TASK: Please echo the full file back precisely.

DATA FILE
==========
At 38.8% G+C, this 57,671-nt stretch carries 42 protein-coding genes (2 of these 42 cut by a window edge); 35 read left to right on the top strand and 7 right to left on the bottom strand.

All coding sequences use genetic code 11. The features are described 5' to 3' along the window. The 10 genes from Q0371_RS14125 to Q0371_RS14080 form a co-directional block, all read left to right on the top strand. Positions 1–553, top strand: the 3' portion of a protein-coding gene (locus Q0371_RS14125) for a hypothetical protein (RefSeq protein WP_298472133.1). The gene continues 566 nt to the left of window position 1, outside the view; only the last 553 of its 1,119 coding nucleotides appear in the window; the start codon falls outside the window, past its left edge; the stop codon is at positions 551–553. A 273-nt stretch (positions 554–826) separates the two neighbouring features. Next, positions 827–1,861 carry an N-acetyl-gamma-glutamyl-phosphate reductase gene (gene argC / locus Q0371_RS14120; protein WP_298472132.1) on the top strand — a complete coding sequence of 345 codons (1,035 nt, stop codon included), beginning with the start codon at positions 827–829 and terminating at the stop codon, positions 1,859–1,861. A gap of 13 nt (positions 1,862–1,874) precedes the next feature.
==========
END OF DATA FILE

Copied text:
At 38.8% G+C, this 57,671-nt stretch carries 42 protein-coding genes (2 of these 42 cut by a window edge); 35 read left to right on the top strand and 7 right to left on the bottom strand.

All coding sequences use genetic code 11. The features are described 5' to 3' along the window. The 10 genes from Q0371_RS14125 to Q0371_RS14080 form a co-directional block, all read left to right on the top strand. Positions 1–553, top strand: the 3' portion of a protein-coding gene (locus Q0371_RS14125) for a hypothetical protein (RefSeq protein WP_298472133.1). The gene continues 566 nt to the left of window position 1, outside the view; only the last 553 of its 1,119 coding nucleotides appear in the window; the start codon falls outside the window, past its left edge; the stop codon is at positions 551–553. A 273-nt stretch (positions 554–826) separates the two neighbouring features. Next, positions 827–1,861 carry an N-acetyl-gamma-glutamyl-phosphate reductase gene (gene argC / locus Q0371_RS14120; protein WP_298472132.1) on the top strand — a complete coding sequence of 345 codons (1,035 nt, stop codon included), beginning with the start codon at positions 827–829 and terminating at the stop codon, positions 1,859–1,861. A gap of 13 nt (positions 1,862–1,874) precedes the next feature.